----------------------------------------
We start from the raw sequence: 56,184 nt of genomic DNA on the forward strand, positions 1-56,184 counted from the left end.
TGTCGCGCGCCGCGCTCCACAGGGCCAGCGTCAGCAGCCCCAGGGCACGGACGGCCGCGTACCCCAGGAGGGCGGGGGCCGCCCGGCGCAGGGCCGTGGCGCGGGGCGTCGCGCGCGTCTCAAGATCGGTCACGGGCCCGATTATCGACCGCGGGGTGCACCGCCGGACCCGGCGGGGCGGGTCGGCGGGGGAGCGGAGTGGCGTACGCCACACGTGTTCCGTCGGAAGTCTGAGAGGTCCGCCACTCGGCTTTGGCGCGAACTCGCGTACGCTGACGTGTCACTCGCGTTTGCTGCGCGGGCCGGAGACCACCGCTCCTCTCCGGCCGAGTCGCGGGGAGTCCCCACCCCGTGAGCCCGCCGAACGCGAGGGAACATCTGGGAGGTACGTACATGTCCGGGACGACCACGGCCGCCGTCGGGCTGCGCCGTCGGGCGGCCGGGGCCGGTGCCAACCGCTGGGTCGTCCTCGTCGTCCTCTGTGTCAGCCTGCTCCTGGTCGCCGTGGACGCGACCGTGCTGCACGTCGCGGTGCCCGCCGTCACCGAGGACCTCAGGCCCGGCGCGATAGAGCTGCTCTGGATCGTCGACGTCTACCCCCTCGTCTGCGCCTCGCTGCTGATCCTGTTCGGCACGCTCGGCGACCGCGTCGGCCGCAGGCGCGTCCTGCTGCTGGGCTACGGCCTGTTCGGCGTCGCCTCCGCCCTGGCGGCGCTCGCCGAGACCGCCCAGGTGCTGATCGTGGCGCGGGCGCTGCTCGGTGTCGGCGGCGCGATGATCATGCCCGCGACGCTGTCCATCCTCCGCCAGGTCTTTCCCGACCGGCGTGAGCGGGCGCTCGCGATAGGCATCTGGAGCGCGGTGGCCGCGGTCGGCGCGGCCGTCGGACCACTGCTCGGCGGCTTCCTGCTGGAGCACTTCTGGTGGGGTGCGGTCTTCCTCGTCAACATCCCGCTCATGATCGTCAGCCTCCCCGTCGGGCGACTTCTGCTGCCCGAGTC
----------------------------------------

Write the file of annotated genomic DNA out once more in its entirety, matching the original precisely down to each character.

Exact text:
We start from the raw sequence: 56,184 nt of genomic DNA on the forward strand, positions 1-56,184 counted from the left end.
TGTCGCGCGCCGCGCTCCACAGGGCCAGCGTCAGCAGCCCCAGGGCACGGACGGCCGCGTACCCCAGGAGGGCGGGGGCCGCCCGGCGCAGGGCCGTGGCGCGGGGCGTCGCGCGCGTCTCAAGATCGGTCACGGGCCCGATTATCGACCGCGGGGTGCACCGCCGGACCCGGCGGGGCGGGTCGGCGGGGGAGCGGAGTGGCGTACGCCACACGTGTTCCGTCGGAAGTCTGAGAGGTCCGCCACTCGGCTTTGGCGCGAACTCGCGTACGCTGACGTGTCACTCGCGTTTGCTGCGCGGGCCGGAGACCACCGCTCCTCTCCGGCCGAGTCGCGGGGAGTCCCCACCCCGTGAGCCCGCCGAACGCGAGGGAACATCTGGGAGGTACGTACATGTCCGGGACGACCACGGCCGCCGTCGGGCTGCGCCGTCGGGCGGCCGGGGCCGGTGCCAACCGCTGGGTCGTCCTCGTCGTCCTCTGTGTCAGCCTGCTCCTGGTCGCCGTGGACGCGACCGTGCTGCACGTCGCGGTGCCCGCCGTCACCGAGGACCTCAGGCCCGGCGCGATAGAGCTGCTCTGGATCGTCGACGTCTACCCCCTCGTCTGCGCCTCGCTGCTGATCCTGTTCGGCACGCTCGGCGACCGCGTCGGCCGCAGGCGCGTCCTGCTGCTGGGCTACGGCCTGTTCGGCGTCGCCTCCGCCCTGGCGGCGCTCGCCGAGACCGCCCAGGTGCTGATCGTGGCGCGGGCGCTGCTCGGTGTCGGCGGCGCGATGATCATGCCCGCGACGCTGTCCATCCTCCGCCAGGTCTTTCCCGACCGGCGTGAGCGGGCGCTCGCGATAGGCATCTGGAGCGCGGTGGCCGCGGTCGGCGCGGCCGTCGGACCACTGCTCGGCGGCTTCCTGCTGGAGCACTTCTGGTGGGGTGCGGTCTTCCTCGTCAACATCCCGCTCATGATCGTCAGCCTCCCCGTCGGGCGACTTCTGCTGCCCGAGTC